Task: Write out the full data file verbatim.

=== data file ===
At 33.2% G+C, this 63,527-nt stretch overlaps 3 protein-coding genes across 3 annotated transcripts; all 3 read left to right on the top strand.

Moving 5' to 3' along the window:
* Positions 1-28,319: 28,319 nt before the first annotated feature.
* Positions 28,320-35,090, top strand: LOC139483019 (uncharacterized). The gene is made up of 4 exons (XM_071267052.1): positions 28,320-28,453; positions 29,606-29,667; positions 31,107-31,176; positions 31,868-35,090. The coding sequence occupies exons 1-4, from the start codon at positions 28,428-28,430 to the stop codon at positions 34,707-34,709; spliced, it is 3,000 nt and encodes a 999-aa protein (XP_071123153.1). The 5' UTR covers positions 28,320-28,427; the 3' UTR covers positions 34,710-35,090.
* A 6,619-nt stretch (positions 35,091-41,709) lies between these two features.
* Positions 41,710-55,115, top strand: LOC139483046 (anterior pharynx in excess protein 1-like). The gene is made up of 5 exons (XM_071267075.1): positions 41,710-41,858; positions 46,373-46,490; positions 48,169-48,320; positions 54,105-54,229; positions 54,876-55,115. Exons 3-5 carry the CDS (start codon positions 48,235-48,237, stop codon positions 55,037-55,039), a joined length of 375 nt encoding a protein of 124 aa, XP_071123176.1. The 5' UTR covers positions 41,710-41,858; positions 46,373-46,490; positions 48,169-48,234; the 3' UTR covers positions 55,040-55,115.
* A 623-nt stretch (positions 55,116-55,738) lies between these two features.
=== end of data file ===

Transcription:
At 33.2% G+C, this 63,527-nt stretch overlaps 3 protein-coding genes across 3 annotated transcripts; all 3 read left to right on the top strand.

Moving 5' to 3' along the window:
* Positions 1-28,319: 28,319 nt before the first annotated feature.
* Positions 28,320-35,090, top strand: LOC139483019 (uncharacterized). The gene is made up of 4 exons (XM_071267052.1): positions 28,320-28,453; positions 29,606-29,667; positions 31,107-31,176; positions 31,868-35,090. The coding sequence occupies exons 1-4, from the start codon at positions 28,428-28,430 to the stop codon at positions 34,707-34,709; spliced, it is 3,000 nt and encodes a 999-aa protein (XP_071123153.1). The 5' UTR covers positions 28,320-28,427; the 3' UTR covers positions 34,710-35,090.
* A 6,619-nt stretch (positions 35,091-41,709) lies between these two features.
* Positions 41,710-55,115, top strand: LOC139483046 (anterior pharynx in excess protein 1-like). The gene is made up of 5 exons (XM_071267075.1): positions 41,710-41,858; positions 46,373-46,490; positions 48,169-48,320; positions 54,105-54,229; positions 54,876-55,115. Exons 3-5 carry the CDS (start codon positions 48,235-48,237, stop codon positions 55,037-55,039), a joined length of 375 nt encoding a protein of 124 aa, XP_071123176.1. The 5' UTR covers positions 41,710-41,858; positions 46,373-46,490; positions 48,169-48,234; the 3' UTR covers positions 55,040-55,115.
* A 623-nt stretch (positions 55,116-55,738) lies between these two features.